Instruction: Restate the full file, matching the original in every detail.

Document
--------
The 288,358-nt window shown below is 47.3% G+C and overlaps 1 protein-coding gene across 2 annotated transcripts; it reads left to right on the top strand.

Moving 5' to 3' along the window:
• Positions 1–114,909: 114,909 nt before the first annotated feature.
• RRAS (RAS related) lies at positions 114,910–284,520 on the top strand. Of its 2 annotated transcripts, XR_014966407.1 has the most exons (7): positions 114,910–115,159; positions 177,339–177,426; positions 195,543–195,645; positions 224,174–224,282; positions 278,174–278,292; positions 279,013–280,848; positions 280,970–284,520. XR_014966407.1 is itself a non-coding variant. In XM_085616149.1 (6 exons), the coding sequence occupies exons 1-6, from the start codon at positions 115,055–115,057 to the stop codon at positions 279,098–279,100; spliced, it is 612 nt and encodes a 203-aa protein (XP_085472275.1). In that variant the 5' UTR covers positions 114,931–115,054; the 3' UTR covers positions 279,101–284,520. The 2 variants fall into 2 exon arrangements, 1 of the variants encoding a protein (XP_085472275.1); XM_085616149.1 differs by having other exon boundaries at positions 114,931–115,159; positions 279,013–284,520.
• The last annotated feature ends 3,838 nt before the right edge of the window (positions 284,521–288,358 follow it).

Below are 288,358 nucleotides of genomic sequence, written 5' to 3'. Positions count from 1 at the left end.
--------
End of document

The 288,358-nt window shown below is 47.3% G+C and overlaps 1 protein-coding gene across 2 annotated transcripts; it reads left to right on the top strand.

Moving 5' to 3' along the window:
• Positions 1–114,909: 114,909 nt before the first annotated feature.
• RRAS (RAS related) lies at positions 114,910–284,520 on the top strand. Of its 2 annotated transcripts, XR_014966407.1 has the most exons (7): positions 114,910–115,159; positions 177,339–177,426; positions 195,543–195,645; positions 224,174–224,282; positions 278,174–278,292; positions 279,013–280,848; positions 280,970–284,520. XR_014966407.1 is itself a non-coding variant. In XM_085616149.1 (6 exons), the coding sequence occupies exons 1-6, from the start codon at positions 115,055–115,057 to the stop codon at positions 279,098–279,100; spliced, it is 612 nt and encodes a 203-aa protein (XP_085472275.1). In that variant the 5' UTR covers positions 114,931–115,054; the 3' UTR covers positions 279,101–284,520. The 2 variants fall into 2 exon arrangements, 1 of the variants encoding a protein (XP_085472275.1); XM_085616149.1 differs by having other exon boundaries at positions 114,931–115,159; positions 279,013–284,520.
• The last annotated feature ends 3,838 nt before the right edge of the window (positions 284,521–288,358 follow it).

Below are 288,358 nucleotides of genomic sequence, written 5' to 3'. Positions count from 1 at the left end.